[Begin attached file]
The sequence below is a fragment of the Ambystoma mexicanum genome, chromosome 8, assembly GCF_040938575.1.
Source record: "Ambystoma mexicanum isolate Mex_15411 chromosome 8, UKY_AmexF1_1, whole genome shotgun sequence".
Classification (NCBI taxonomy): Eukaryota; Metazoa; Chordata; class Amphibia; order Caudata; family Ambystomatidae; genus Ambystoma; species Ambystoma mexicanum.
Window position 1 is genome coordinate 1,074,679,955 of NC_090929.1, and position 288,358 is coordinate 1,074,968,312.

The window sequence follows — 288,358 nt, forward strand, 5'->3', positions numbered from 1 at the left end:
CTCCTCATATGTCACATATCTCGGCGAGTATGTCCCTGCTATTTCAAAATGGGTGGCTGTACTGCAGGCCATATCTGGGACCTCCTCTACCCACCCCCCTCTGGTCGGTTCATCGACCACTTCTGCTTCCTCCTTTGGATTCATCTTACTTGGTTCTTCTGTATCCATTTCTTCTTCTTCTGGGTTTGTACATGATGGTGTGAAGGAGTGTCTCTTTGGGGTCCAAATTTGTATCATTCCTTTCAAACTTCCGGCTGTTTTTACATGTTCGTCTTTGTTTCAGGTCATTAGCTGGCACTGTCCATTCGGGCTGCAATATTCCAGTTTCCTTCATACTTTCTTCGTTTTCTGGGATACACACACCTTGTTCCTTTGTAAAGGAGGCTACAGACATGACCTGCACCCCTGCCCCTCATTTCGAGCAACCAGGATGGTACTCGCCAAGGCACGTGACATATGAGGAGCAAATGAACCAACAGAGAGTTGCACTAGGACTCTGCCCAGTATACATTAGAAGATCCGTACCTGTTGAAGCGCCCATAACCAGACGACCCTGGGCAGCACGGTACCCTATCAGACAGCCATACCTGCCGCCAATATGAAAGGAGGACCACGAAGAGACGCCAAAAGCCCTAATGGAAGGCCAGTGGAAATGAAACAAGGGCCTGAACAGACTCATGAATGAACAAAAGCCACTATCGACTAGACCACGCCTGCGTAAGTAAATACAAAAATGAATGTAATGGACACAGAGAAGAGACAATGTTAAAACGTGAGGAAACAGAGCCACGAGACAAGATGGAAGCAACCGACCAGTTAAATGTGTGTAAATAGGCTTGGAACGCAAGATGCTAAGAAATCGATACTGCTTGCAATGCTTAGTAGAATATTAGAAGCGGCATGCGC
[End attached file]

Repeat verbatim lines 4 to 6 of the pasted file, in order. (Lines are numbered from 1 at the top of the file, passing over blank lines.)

Window position 1 is genome coordinate 1,074,679,955 of NC_090929.1, and position 288,358 is coordinate 1,074,968,312.

The window sequence follows — 288,358 nt, forward strand, 5'->3', positions numbered from 1 at the left end:
CTCCTCATATGTCACATATCTCGGCGAGTATGTCCCTGCTATTTCAAAATGGGTGGCTGTACTGCAGGCCATATCTGGGACCTCCTCTACCCACCCCCCTCTGGTCGGTTCATCGACCACTTCTGCTTCCTCCTTTGGATTCATCTTACTTGGTTCTTCTGTATCCATTTCTTCTTCTTCTGGGTTTGTACATGATGGTGTGAAGGAGTGTCTCTTTGGGGTCCAAATTTGTATCATTCCTTTCAAACTTCCGGCTGTTTTTACATGTTCGTCTTTGTTTCAGGTCATTAGCTGGCACTGTCCATTCGGGCTGCAATATTCCAGTTTCCTTCATACTTTCTTCGTTTTCTGGGATACACACACCTTGTTCCTTTGTAAAGGAGGCTACAGACATGACCTGCACCCCTGCCCCTCATTTCGAGCAACCAGGATGGTACTCGCCAAGGCACGTGACATATGAGGAGCAAATGAACCAACAGAGAGTTGCACTAGGACTCTGCCCAGTATACATTAGAAGATCCGTACCTGTTGAAGCGCCCATAACCAGACGACCCTGGGCAGCACGGTACCCTATCAGACAGCCATACCTGCCGCCAATATGAAAGGAGGACCACGAAGAGACGCCAAAAGCCCTAATGGAAGGCCAGTGGAAATGAAACAAGGGCCTGAACAGACTCATGAATGAACAAAAGCCACTATCGACTAGACCACGCCTGCGTAAGTAAATACAAAAATGAATGTAATGGACACAGAGAAGAGACAATGTTAAAACGTGAGGAAACAGAGCCACGAGACAAGATGGAAGCAACCGACCAGTTAAATGTGTGTAAATAGGCTTGGAACGCAAGATGCTAAGAAATCGATACTGCTTGCAATGCTTAGTAGAATATTAGAAGCGGCATGCGC